I’m sharing cards over on the Darkroom Door blog today. If you haven’t visited there you should; there is a collection of amazing artists who share their creations there. I have a couple of grevillea cards to share with you today. One of them not too realistic in colour but still bright and bold like the real thing. I stamped the grevillea in versamark twice and the foliage twice then embossed in silver embossing powder on hot pressed watercolour paper. I sprinkled brilliant red brusho around the flower heads and prussian blue brusho round the perimeter of the panel, spritzed with water and let the brusho activate before adding any more. I then played around with adding more water and tilting to make paint move. I also used a brush to pick up wet paint from panel to move it to an empty area then let it dry.
For a background I stamped mesh textures stamp four times on white card base with versamark ink (you could use mesh background stamp if you have it to fill card base) and embossed in silver. I stamped a sentiment from happy birthday sentiment strip in versamark on red cardstock and embossed it with silver powder. To complete the card I matted the grevillea panel with red cardstock and attached it to the card base.
For this more realistic colour scheme I painted a circle in wild honey distress stain on cold pressed watercolour paper and let it dry. Then I painted scattered straw distress stain over whole panel and let that dry. I inked the large grevillea flower in wild honey, ripe persimmon, spiced marmalade and forest moss distress stains, spritzed stamp then stamped on the watercolour panel. I repeated by spritzing the stamp to get a paler impression then followed the same procedure to fill the base of the panel with flowers. I inked the foliage stamp with forest moss distress ink, stamped and restamped for bold and paler images.
To finish I stamped a sentiment from ‘happy birthday’ set in rusty hinge distress ink then trimmed and attached the panel to natural white card base.
Stamps: grevilleas, happy birthday, mesh textures (DD)
Card 1 Inks: versamark
Card 2 Inks: wild honey, scattered straw, ripe persimmon, spiced marmalade, forest moss distress stains, rusty hinge distress ink
Paint: brilliant red, prussian blue brusho
Paper: hot pressed watercolour paper, neenah natural white cardstock, neenah solar white, red cardstock
Also: stamping platform, silver embossing powder
I have ‘Butterflies – Two Ways’ to serve up to you today. The butterflies in the both cards are from the Darkroom Door set, ‘Butterflies’. As the stamps from Darkroom Door arrive uncut I decided to stamp the whole sheet of butterflies a few times before I cut it into thirteen separate butterflies. I stamped it in versamark then embossed in clear powder on watercolour paper to make this card.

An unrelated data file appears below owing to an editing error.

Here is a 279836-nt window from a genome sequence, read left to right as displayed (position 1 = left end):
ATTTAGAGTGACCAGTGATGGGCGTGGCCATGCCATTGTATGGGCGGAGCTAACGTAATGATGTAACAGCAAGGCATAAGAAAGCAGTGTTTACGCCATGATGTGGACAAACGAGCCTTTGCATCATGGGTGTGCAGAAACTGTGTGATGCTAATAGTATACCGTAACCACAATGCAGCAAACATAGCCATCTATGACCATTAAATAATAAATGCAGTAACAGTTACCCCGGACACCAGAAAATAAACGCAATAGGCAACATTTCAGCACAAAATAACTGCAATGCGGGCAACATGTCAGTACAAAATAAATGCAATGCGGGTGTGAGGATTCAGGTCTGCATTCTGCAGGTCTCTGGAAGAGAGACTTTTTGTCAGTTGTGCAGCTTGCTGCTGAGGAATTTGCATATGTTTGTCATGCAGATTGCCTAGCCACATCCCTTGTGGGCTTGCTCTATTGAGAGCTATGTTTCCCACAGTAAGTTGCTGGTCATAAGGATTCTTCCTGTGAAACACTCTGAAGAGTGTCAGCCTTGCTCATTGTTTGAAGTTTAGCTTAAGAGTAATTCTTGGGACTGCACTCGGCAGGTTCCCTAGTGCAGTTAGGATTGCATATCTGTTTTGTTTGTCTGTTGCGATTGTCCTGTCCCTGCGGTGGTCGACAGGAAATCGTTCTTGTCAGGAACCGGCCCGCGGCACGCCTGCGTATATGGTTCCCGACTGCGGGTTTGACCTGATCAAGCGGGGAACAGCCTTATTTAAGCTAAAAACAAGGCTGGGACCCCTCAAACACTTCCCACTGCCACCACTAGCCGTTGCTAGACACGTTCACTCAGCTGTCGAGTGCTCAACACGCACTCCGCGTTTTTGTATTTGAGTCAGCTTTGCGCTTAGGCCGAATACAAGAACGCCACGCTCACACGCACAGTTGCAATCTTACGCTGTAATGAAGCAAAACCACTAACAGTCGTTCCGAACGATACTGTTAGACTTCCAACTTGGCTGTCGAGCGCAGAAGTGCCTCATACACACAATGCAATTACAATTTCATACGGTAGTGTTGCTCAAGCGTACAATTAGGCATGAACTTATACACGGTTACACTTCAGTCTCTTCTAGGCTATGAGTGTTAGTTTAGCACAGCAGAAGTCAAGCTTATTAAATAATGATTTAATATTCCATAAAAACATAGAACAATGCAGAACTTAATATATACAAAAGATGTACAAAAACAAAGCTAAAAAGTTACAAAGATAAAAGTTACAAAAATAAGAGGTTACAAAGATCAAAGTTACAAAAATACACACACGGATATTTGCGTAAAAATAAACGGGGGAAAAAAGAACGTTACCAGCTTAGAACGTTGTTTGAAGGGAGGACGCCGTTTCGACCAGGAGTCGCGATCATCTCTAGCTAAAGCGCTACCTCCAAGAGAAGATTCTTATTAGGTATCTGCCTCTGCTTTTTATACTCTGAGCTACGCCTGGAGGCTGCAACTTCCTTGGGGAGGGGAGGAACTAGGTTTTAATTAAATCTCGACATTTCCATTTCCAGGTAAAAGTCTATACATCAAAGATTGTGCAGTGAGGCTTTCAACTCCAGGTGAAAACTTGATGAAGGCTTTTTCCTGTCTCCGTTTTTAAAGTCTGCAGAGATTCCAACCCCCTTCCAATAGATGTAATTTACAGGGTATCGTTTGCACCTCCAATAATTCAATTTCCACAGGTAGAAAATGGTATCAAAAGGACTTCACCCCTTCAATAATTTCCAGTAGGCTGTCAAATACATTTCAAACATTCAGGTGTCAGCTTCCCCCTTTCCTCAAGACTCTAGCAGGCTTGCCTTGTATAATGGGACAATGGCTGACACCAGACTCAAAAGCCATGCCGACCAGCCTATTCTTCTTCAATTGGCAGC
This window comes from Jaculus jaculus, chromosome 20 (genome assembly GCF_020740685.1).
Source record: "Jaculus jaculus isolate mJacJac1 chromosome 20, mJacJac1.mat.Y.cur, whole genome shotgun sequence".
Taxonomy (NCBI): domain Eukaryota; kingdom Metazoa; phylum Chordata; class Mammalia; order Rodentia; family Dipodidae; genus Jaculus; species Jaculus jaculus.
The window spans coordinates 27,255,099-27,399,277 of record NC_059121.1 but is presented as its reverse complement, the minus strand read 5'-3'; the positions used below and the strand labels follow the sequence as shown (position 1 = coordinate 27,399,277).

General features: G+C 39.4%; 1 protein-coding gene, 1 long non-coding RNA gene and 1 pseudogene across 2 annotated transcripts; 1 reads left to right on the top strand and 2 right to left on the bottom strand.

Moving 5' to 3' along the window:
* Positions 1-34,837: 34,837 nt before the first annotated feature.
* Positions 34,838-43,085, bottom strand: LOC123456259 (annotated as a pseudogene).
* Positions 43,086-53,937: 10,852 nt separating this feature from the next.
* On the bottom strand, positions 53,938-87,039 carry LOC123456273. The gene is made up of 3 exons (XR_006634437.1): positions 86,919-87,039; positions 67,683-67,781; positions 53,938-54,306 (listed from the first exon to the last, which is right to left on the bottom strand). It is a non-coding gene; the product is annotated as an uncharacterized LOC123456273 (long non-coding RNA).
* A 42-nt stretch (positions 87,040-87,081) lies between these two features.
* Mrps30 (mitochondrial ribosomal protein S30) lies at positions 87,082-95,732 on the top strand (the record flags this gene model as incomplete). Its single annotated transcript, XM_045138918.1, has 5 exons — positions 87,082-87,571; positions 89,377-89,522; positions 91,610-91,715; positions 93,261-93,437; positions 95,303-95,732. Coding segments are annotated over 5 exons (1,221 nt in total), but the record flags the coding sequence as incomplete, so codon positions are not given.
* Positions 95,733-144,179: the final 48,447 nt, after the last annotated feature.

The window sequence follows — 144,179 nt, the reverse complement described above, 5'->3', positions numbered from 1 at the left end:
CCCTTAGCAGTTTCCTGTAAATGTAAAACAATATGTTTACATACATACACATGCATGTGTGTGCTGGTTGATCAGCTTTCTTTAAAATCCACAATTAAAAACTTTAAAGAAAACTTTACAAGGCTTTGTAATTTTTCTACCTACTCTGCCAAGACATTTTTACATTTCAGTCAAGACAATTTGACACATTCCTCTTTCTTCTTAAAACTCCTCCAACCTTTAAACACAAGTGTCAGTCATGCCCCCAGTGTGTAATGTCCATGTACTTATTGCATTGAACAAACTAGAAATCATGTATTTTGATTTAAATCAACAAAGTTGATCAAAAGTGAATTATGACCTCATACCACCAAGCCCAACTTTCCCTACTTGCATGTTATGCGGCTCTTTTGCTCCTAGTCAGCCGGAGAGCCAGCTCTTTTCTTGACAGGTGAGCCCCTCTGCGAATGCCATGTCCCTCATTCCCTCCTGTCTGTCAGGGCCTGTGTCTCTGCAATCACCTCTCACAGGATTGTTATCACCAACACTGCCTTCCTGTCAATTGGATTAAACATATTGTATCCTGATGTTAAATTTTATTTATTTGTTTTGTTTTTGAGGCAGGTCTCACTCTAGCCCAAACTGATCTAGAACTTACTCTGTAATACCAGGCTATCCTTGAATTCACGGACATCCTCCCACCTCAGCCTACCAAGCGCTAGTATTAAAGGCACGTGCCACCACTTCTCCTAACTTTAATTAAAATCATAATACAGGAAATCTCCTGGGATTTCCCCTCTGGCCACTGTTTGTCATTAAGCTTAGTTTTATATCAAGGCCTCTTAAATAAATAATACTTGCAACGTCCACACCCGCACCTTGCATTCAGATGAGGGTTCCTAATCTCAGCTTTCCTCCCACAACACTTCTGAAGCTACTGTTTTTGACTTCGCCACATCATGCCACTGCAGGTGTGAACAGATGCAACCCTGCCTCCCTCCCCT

All the colour for this emboss resist design is from my beloved brusho paints. I mixed them in a palette rather than sprinkle and spritz and built up the colour with several layers. Working with prussian blue, yellow, rose red and orange brusho I was able to create some bold contrasts between the primary colours as well as with the white embossing. After completing the painting I dropped some water over the panel, let it sit then dabbed it up with a paper towel. The result is pale odd shaped watermarks. I also splattered some white gesso over the panel to break up the background colour a bit.
To finish the card I popped up a blue banner with a white embossed sentiment from the ‘Thank You’ set.
Then I went all minimal for my second card made once the set was cut into individual stamps. I have seen similar paintings and cards all over pinterest featuring three watercolour butterflies in a vertical arrangement. I decided to use zig clean color real brush pens to create the watercolour effect. The pens are pretty juicy so I had no trouble applying enough colour to blend nicely on the stamps and panel.
I limited my choice to light green, cobalt blue, blue and olive green, however as I write this post and look at the finished card I wonder if I actually used the light green. If I did I think it got overwhelmed by the darker colours. I applied the ink directly to the stamps, spritzed and stamped. That is it. I wanted the blending to occur on the stamp rather than spritzing the watercolour panel after stamping so the butterflies would keep their clean edges. I debated blending inside the butterflies but the white space in the wings looked pretty so I told myself I don’t need to blend everything.
I trimmed the panel so it was ¼” smaller than the card base and once again added an embossed sentiment on a popped up banner.
Which do you prefer, colour & paint everywhere or a simple neat little butterfly trio?
Paint: brusho prussian blue, yellow, rose red, orange (bold card)
Markers: light green, cobalt blue, blue, olive green Kuretake Zig clean color real brush markers (CAS card)
Paper: hot pressed watercolour paper, dark blue cardstock, green cardstock
Also: white ep, dimensional tape, MISTI
The first card I made using this lovely rose stamp from My Favorite Things featured bister powder; this one was done with a couple of brusho colours. I used the same technique for both and have been asked several times about the amount of powder and the amount of water. I hope to do a video soon showing my method with paint powders.
I used two colours on this panel, a red and a yellow. You can see there are some specs of blue also, I think they were on the surrounding scrap paper and just transferred to my panel. I embossed the roses all over stamp with clear powder on hot pressed watercolour paper then sprinkled red brusho in the centre and yellow brusho on the edge of the panel. I spritzed with water then tilted the panel to activate the powder. Where there was too much water or colour I used either a paper towel or a ‘thirsty brush’ to sop it up. (A thirsty brush is a paintbrush dipped in water then squeezed or dabbed dry so that it can absorb water or paint from the painting.)
I cut three layers of the rusty red cardstock with the ‘bloom magical’ die and stacked them. The sentiment from the PB ‘friendship flowers’ set works perfectly with the die so I stamped in black and slipped it under the stacked die cut.
Have a wonderful day.
Stamps: roses all over (MFT) friendship flowers 30-223 (PB)
Dies: bloom magical 51-420(PB)
Paper: hot pressed watercolour paper, neenah natural white, red cardstock
Ink: versamark, versafine onyx black